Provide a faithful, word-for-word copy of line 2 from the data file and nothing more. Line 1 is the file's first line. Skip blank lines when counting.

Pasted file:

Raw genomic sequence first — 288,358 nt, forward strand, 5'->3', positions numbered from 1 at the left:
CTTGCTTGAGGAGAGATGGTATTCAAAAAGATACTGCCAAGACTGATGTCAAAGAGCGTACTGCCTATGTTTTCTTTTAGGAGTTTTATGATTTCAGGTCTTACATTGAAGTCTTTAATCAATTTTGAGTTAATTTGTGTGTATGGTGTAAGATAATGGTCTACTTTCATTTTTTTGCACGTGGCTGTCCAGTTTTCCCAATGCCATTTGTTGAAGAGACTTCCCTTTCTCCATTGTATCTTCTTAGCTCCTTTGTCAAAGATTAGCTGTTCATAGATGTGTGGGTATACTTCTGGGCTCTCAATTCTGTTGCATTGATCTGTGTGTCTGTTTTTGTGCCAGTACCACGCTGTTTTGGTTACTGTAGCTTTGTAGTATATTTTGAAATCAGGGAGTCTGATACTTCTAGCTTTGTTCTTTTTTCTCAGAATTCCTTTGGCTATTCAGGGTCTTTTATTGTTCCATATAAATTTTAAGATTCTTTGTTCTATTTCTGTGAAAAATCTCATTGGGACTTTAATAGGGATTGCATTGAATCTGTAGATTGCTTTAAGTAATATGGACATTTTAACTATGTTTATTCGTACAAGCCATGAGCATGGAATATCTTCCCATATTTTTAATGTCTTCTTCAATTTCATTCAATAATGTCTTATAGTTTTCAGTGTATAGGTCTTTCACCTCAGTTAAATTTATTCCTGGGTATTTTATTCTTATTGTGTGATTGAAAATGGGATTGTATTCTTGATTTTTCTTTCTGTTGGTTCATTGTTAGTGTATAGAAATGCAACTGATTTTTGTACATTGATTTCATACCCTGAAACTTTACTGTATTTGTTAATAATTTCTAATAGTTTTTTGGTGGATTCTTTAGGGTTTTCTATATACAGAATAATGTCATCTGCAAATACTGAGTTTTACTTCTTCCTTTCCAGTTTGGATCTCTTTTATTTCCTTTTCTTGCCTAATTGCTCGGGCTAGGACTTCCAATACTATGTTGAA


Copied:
CTTGCTTGAGGAGAGATGGTATTCAAAAAGATACTGCCAAGACTGATGTCAAAGAGCGTACTGCCTATGTTTTCTTTTAGGAGTTTTATGATTTCAGGTCTTACATTGAAGTCTTTAATCAATTTTGAGTTAATTTGTGTGTATGGTGTAAGATAATGGTCTACTTTCATTTTTTTGCACGTGGCTGTCCAGTTTTCCCAATGCCATTTGTTGAAGAGACTTCCCTTTCTCCATTGTATCTTCTTAGCTCCTTTGTCAAAGATTAGCTGTTCATAGATGTGTGGGTATACTTCTGGGCTCTCAATTCTGTTGCATTGATCTGTGTGTCTGTTTTTGTGCCAGTACCACGCTGTTTTGGTTACTGTAGCTTTGTAGTATATTTTGAAATCAGGGAGTCTGATACTTCTAGCTTTGTTCTTTTTTCTCAGAATTCCTTTGGCTATTCAGGGTCTTTTATTGTTCCATATAAATTTTAAGATTCTTTGTTCTATTTCTGTGAAAAATCTCATTGGGACTTTAATAGGGATTGCATTGAATCTGTAGATTGCTTTAAGTAATATGGACATTTTAACTATGTTTATTCGTACAAGCCATGAGCATGGAATATCTTCCCATATTTTTAATGTCTTCTTCAATTTCATTCAATAATGTCTTATAGTTTTCAGTGTATAGGTCTTTCACCTCAGTTAAATTTATTCCTGGGTATTTTATTCTTATTGTGTGATTGAAAATGGGATTGTATTCTTGATTTTTCTTTCTGTTGGTTCATTGTTAGTGTATAGAAATGCAACTGATTTTTGTACATTGATTTCATACCCTGAAACTTTACTGTATTTGTTAATAATTTCTAATAGTTTTTTGGTGGATTCTTTAGGGTTTTCTATATACAGAATAATGTCATCTGCAAATACTGAGTTTTACTTCTTCCTTTCCAGTTTGGATCTCTTTTATTTCCTTTTCTTGCCTAATTGCTCGGGCTAGGACTTCCAATACTATGTTGAA